In my work as a consultant, I've noticed that direct software costs are the biggest barrier to working with an integration tool. Talend Open Studio removes this barrier completely. This post explains the difficulty in bringing integration tools in house lists the prices of the market leaders.
For a small company, a direct software cost in the tens of thousands of dollars can be prohibitive. But even big companies can have diificulty with this type of acquisition. That's because of corporate purchasing processes that favor labor over products.
In the corporate world, I've seen big companies spend hundreds of thousands of dollars on labor for integration projects. They build out, in effect, their own integration tool. The projects start off simple enough, but to fully productionalize an integration tool or set of scripts -- adding services like configuration, logging, rejecting, etc. -- often requires more than was originally concieved. The result is a mismatch of scripts and utilities written in shell scripting, Perl, Python, PL/SQL, and SQL Loader. The result is never GUI-based, is sparsely documented, and requires a learning curve for new developers.
Purchasing a tool, any tool, that would help with this type of project is subject to extensive review in the corporate world. It's a big ticket item that is easily tracked by managers, architects, and accountants and is subject to a swift veto when budgets are strained.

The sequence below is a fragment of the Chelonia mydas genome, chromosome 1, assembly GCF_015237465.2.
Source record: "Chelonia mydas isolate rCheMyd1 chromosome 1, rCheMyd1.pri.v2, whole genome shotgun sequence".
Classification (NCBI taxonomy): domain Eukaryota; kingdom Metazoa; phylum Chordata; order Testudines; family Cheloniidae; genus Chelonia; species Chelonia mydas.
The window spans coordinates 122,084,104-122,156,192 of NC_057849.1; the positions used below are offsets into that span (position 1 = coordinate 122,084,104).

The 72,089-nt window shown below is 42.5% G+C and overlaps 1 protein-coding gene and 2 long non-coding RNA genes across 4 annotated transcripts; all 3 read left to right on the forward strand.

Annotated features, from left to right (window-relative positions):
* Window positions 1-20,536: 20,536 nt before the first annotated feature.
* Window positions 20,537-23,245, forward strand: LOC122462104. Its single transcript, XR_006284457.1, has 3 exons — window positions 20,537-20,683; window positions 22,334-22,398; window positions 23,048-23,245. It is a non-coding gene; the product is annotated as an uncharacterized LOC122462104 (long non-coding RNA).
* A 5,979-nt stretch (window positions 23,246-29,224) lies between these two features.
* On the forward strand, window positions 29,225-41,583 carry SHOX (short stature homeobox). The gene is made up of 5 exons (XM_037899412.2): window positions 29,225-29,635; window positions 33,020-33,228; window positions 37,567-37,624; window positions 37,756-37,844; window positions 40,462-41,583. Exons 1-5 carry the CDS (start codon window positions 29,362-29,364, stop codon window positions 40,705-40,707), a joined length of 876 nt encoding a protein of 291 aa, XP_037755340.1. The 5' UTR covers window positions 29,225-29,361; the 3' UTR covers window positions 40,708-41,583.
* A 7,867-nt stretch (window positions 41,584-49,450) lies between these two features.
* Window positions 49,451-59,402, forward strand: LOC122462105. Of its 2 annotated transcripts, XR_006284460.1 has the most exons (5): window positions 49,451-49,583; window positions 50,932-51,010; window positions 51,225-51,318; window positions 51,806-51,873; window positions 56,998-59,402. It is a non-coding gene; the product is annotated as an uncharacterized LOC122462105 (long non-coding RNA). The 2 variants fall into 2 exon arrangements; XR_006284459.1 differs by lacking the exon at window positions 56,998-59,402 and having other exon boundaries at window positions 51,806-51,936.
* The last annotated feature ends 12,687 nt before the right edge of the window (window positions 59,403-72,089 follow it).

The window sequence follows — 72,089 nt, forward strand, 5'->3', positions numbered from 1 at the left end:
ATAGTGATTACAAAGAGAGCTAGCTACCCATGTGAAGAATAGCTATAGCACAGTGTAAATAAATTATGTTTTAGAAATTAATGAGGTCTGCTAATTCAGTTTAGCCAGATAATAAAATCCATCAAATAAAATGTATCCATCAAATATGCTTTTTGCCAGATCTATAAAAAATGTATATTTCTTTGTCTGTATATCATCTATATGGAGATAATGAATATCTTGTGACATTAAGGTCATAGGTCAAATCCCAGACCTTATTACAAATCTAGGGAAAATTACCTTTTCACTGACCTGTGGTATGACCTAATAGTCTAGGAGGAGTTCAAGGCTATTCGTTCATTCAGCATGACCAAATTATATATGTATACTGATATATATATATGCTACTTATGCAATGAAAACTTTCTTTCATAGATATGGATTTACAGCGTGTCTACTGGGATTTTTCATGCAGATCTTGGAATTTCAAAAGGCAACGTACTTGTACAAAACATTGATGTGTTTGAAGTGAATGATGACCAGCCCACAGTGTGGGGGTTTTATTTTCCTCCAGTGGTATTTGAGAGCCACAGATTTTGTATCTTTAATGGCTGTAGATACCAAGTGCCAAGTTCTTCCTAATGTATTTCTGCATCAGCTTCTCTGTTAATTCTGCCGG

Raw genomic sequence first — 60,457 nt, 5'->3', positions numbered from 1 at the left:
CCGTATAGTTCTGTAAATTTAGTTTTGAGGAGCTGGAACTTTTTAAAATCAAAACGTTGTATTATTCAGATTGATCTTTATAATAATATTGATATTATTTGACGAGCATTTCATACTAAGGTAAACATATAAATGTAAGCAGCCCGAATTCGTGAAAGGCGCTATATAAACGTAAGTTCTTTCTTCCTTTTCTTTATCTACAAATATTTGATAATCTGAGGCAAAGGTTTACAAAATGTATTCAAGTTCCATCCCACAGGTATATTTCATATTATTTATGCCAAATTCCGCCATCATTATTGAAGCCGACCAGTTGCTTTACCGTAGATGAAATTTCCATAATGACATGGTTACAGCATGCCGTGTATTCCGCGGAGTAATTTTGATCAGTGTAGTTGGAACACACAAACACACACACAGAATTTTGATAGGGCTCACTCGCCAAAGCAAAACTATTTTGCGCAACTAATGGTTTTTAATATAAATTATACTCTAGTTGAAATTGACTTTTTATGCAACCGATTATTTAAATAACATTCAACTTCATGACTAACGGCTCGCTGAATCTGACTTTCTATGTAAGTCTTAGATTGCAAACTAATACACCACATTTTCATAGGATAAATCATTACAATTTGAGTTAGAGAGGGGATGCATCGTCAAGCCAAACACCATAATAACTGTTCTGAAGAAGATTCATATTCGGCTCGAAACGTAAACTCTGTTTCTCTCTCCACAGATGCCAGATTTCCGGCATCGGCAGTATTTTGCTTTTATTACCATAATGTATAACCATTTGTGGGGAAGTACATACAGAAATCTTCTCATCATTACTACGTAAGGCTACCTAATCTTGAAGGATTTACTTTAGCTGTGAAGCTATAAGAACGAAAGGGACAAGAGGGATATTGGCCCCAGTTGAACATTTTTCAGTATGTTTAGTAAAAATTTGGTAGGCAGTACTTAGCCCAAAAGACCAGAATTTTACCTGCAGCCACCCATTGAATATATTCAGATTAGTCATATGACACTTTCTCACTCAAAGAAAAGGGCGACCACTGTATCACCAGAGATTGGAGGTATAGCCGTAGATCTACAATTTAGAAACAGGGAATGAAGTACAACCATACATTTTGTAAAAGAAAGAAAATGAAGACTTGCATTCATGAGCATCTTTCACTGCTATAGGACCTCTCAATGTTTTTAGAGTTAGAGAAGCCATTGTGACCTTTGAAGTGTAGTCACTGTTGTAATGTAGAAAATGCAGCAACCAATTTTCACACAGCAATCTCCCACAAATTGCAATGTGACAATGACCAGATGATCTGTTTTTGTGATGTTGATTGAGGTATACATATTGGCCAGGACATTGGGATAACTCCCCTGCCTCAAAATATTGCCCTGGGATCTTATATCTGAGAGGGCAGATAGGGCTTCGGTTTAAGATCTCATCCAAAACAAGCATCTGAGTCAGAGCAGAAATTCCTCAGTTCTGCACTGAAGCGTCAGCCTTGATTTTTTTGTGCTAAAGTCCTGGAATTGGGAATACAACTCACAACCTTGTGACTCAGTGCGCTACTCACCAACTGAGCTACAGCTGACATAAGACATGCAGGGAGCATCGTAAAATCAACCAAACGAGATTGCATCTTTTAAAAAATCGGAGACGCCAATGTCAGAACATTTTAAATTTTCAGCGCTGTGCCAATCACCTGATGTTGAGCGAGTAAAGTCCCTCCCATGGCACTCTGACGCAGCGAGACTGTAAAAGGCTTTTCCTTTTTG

I found an interesting blog post discussing a special Oracle pricing of Informatica. It also lists some prices for Oracle Data Integrator and IBM DataStage. The post lists direct software costs of $20k, $50k, and even $100k for integration tools: "Oracle BI Gambit Cutting the Price of Informatica.
The GSA Advantage, a web site listing software prices for the U.S. Government, corroborates this when queried on January 12, 2011. One contractor lists a software subscription and support package for DataStage at $50k. A different contractor lists a similar configuration of Informatica at over $50k (support isn't mentioned).
The 2010 report published by Boor Research, "Comparative Costs and Uses of Data Integration Platforms: Research and Survey Results" lists initial license costs of the Microsoft (presumably SSIS) and Pervasive Data Integrator at $36k and $29k, respectively. The report also notes that the users of integration tools from database vendors (IBM, Oracle, etc.) are using more products than dedicated tools like Informatica PowerCenter or Pervasive Data Integrator.
The best source of pricing is the vendors and the resellers themselves. If you're planning on using one of the company's products mentioned in ths article or the linked article at it.toolbox.com, contact the vendor with your specific requirements.
As your quotes are prepared, consider downloading or having your development team download Talend Open Studio. Doing so will help build the technical case for GUI-driven integration by exposing developers to the design concepts. You may find that Talend's capabilities are perfect for your project and that no big-ticket purchase is required. If you go the closed source route, the experience of working with Talend Open Studio will transfer to your eventual selection